Sometimes, Shanice’s love and care for Jamal means being open to intimacy when she initially isn’t that into it. And Jamal’s love and care for Shanice means not pushing for sex when she just can’t desire sex like he does.
It’s not just about sex
A turning point for Emily and Fred came when Emily felt convicted by God that she was so focused on Fred not wanting to have sex as often that she was missing all the other ways he was a generous and kind husband.
Accordingly, she set a picture frame next to Fred’s sink in the master bathroom and used dry erase markers to write daily encouragements:
- “I love you because you made me pancakes.”
- “I love you for changing the oil in my car.”
- “I love you for changing the baby’s diaper and getting up with her last night.”
- “I love you for being an insanely funny dad with our children.”
The daily comments were revolutionary for both Emily and Fred and helped resolve the conflict over mismatched libidos.
“It changed me,” Emily said through tears. “It changed my focus from my disappointment about him not pursuing me sexually to all the amazing ways he was loving me that I was missing because I was so focused on that one area.”
For Fred, it was a huge motivation. “I so appreciated that she was seeing all I was trying to do to show her I love her, and that made me just want to do even more for her.”
Fred lived with a new joy. “Emily’s attitude toward me changed. It was less of a constant expectation for sex that I could never live up to, and more about her just loving me as a husband with it not having to be about sex all the time. That was more appealing to me. I love her as my wife, not just as my sex partner.”
Emily adds, “I didn’t write those things on the board to get him to do more. I just wanted him to know ‘I see you.’”
Talk about why as much as you talk about what
If you’re the spouse with a spontaneous drive, don’t just tell your spouse what you want, tell him or her why you want it.
It’s a different conversation when a husband says, “You’re the most beautiful, kind, intelligent woman in the world and I just want to be as close to you as possible.”
Or: “We haven’t been connecting, but I know making love with you will help us do that. I miss it!”
One husband said, “I feel like Superman when I know you’re stressed out and I can help you enjoy a wonderful climax. It gives me such joy to know I can make my wife feel that good.”
Tell your spouse why you want to have sex with him or her, and what it means to you, so that it’s not about merely selfish or physical desire.
Look for other issues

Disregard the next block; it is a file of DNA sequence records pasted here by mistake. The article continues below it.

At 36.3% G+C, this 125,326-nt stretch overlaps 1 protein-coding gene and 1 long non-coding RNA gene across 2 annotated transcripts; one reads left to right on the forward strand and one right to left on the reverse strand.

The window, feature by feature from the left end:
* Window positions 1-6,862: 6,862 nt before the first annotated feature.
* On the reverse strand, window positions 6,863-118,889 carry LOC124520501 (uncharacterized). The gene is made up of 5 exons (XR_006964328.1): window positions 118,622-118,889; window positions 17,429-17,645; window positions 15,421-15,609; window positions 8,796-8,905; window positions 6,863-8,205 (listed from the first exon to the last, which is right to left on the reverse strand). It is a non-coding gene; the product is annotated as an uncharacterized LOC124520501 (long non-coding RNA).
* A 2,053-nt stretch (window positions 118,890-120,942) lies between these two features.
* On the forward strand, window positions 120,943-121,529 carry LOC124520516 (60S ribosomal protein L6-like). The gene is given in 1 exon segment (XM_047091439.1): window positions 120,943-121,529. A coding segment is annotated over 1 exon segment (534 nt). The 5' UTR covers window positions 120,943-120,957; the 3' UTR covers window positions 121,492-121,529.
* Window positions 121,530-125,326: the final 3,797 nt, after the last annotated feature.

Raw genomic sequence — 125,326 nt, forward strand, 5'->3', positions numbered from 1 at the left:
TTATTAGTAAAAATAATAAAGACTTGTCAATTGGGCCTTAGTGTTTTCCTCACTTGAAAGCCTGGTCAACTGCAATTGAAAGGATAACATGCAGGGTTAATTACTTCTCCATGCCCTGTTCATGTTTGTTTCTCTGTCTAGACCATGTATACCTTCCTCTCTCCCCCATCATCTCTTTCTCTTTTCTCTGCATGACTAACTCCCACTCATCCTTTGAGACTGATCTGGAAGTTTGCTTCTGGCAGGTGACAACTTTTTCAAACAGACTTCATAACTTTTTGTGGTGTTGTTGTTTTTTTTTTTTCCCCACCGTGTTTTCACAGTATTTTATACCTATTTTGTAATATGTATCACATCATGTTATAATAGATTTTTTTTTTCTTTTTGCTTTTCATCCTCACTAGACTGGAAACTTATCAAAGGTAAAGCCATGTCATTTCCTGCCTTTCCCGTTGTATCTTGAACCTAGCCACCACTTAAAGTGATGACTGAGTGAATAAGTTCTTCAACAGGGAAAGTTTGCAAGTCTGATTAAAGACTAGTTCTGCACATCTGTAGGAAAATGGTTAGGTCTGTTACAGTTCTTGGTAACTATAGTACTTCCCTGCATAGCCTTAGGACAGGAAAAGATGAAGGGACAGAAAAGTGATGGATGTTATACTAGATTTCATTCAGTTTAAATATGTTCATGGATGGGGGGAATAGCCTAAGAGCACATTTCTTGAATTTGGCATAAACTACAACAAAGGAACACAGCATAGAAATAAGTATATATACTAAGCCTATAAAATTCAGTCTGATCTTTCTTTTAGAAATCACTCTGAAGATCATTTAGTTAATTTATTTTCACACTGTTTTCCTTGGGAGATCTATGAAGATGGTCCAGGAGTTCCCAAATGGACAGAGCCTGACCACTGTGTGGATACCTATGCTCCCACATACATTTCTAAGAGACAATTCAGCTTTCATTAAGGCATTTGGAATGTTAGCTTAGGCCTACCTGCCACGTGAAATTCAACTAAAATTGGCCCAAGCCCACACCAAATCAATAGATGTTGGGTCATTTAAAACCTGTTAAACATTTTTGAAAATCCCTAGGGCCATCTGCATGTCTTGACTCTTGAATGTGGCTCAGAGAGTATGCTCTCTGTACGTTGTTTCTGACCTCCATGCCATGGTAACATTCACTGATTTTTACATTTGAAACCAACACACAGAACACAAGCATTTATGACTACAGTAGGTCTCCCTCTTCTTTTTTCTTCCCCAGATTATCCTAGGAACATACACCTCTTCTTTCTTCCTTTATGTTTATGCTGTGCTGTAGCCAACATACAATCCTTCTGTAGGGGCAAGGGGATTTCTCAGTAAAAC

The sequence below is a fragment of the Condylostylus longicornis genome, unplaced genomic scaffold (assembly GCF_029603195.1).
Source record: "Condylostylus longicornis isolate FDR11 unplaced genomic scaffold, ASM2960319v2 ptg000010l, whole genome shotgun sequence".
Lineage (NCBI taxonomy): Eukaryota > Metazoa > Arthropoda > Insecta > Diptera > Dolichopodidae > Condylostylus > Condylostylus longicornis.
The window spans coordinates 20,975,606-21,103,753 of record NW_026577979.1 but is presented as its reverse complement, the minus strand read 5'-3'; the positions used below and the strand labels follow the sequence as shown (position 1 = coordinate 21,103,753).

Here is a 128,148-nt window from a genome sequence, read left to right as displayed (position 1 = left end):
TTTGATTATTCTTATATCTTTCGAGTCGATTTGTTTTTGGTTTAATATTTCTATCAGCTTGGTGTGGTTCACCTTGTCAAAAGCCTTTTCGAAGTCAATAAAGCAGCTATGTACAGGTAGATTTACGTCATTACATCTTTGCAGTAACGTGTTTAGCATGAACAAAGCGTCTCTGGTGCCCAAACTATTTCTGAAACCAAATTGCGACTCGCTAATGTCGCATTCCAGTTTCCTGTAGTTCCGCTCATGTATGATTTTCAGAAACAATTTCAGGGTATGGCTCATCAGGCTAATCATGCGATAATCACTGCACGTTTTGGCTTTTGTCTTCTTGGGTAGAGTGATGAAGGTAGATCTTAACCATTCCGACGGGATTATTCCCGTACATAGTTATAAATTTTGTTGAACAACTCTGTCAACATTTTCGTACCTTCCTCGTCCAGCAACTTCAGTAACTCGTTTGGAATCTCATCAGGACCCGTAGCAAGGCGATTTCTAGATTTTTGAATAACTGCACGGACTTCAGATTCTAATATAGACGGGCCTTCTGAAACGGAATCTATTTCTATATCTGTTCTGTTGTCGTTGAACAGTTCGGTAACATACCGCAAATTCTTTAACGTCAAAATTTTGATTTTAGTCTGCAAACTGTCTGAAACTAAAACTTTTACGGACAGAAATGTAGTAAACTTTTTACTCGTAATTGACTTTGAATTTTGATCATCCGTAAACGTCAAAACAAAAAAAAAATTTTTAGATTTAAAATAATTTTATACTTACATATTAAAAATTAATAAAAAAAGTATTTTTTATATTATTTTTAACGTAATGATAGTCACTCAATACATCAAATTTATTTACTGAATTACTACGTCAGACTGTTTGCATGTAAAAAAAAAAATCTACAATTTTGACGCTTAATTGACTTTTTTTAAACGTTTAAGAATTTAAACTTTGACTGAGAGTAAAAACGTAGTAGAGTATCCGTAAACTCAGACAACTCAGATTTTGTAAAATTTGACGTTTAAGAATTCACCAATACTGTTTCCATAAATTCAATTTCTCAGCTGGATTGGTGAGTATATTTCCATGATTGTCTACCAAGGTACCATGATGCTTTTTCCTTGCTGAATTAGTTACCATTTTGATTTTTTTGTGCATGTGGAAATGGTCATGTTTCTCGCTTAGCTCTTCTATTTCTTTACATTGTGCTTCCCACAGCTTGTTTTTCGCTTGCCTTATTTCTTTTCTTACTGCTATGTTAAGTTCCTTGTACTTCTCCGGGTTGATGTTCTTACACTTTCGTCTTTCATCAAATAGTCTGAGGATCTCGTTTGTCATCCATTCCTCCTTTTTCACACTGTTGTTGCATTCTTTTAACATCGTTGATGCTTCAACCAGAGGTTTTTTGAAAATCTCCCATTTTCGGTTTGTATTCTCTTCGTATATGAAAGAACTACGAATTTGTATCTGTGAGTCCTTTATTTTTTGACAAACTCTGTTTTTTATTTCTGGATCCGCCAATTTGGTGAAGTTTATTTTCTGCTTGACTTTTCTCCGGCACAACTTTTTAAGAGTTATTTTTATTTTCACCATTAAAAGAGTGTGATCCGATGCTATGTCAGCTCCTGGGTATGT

Emily’s sexual desire was fueled in part by emotional fears that Fred could address in other ways. This is a good reminder that sexual issues are almost never solely about sex. There may need to be spiritual healing (getting rid of porn), emotional healing (dealing with trauma), physical healing (poor health can seriously inhibit sexual desire and performance) and relational healing (anger and bitterness are libido assassins).
Shanice is thrilled with their new sexual relationship. “I’m much happier in my marriage. The weight of those ill feelings and resentment and guardedness has lifted. It feels so much better.”
Even though she has a responsive drive, Shanice admits, “I like having sex more often. With more frequent sex, trust has grown, happiness has grown, and . . . I understand him better.”
The couple has settled into a fairly regular two to three times a week, with an occasional uptick over a special weekend.
Jamal is satisfied with this but admits “more would be good.” If he pouted about the fact that he wasn’t getting sex four or five times a week, he’d wreck the two or three times a week that they do have sex. But if Shanice expected him to be happy with once a month, she wouldn’t be showing empathy or fostering understanding either.
If you obsess over the gap between what you have and what you want, you’ll ruin everything. When a spouse with a high sex drive expects that a spouse with a lower drive have sex as often as he or she would like, you usually end up with two frustrated spouses. Compromise isn’t a dirty word; it’s often the defender of contentment. Scripture calls us to be content whatever the circumstances (Hebrews 13:5; Philippians 4:11-13), which includes being content with our spouse’s brain and libido!
Emily and Fred’s marriage has also improved. Emily is still up for sex just about any day. “What can I say? Fred’s a very pretty man.”
What about Fred? “I still like doing other things,” he laughs.
“Sometimes he’d rather go hiking!” Emily adds. “Can you believe it?”
But they’ve settled into having sex just about every other day and both seem satisfied with that.
The key is that both of them are happy about where they are. Emily could desire sex more, but she’s content. And Fred probably wouldn’t choose four times a week on his own, but he delights in pleasing Emily. Their mismatched libidos were once a source of great pain and heartache, but now they experience joy and comfort.
When it comes to divergent libidos, there’s no right or wrong answer to how often a couple “should” have sex. The key is that sex becomes a blessing to the marriage rather than a burden. It’s more important that each partner feel valued, adored, cherished and desired.
*Names have been changed.
Gary Thomas is the co-author of Married Sex: A Christian Couple’s Guide to Reimagining Your Love Life.